Legal and Economic Justification for Software Protection

Legal and Economic Justification for Software Protection

Bruno de Vuyst (Vrije Universiteit Brussel, Belgium) and Alea Fairchild (Vrije Universiteit Brussel, Belgium)
DOI: 10.4018/978-1-60566-060-8.ch166
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Abstract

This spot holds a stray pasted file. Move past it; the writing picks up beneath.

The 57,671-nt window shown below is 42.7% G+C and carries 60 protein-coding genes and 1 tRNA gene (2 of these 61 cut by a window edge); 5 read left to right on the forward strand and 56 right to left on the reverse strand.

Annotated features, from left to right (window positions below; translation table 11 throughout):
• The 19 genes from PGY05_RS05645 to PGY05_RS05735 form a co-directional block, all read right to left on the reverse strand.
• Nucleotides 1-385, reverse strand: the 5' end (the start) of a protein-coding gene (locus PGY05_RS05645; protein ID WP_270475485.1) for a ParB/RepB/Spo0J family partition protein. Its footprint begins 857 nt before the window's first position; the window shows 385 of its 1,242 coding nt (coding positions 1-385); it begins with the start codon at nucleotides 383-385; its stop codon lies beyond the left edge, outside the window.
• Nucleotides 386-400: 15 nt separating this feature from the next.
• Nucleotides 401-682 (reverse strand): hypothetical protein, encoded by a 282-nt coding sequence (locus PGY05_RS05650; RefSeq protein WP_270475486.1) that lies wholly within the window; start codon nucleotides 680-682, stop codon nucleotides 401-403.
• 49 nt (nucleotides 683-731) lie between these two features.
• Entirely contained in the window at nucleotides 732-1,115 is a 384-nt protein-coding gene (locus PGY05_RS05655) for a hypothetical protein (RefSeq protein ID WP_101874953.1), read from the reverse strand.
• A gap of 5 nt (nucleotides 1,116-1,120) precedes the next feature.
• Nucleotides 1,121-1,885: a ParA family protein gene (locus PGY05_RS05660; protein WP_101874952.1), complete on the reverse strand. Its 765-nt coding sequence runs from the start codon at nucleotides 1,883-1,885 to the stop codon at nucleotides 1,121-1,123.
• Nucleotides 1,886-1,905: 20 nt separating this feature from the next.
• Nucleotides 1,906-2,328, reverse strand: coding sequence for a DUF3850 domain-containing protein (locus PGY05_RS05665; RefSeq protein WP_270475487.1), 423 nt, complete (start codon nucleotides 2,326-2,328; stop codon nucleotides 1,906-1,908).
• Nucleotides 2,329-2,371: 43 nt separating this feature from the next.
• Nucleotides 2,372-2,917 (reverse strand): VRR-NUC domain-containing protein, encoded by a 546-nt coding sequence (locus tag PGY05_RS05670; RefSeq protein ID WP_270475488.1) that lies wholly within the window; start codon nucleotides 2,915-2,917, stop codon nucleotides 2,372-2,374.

This chapter discusses legal and economic rationale in regards to open source software protection. Software programs are, under TRIPS1, protected by copyright (reference is made to the Berne Convention2). The issue with this protection is that, due to the dichotomy idea/expression that is typical for copyright protection, reverse engineering of software is not excluded, and copyright is hence found to be an insufficient protection. Hence, in the U.S., software makers have increasingly turned to patent protection. In Europe, there is an exclusion of computer programs in Article 52 (2) c) EPC (EPO, 1973), but this exclusion is increasingly narrowed and some call for abandoning the exclusion altogether. A proposal by the European Commission, made in 2002, called for a directive to allow national patent authorities to patent software in a broader way, so as to ensure further against reverse engineering; this proposal, however, was shelved in 2005 over active opposition within and outside the European parliament. In summary, open source software does not fit in any proprietary model; rather, it creates a freedom to operate. Ultimately, there is a need to rethink approaches to property law so as to allow for viable software packaging in both models.

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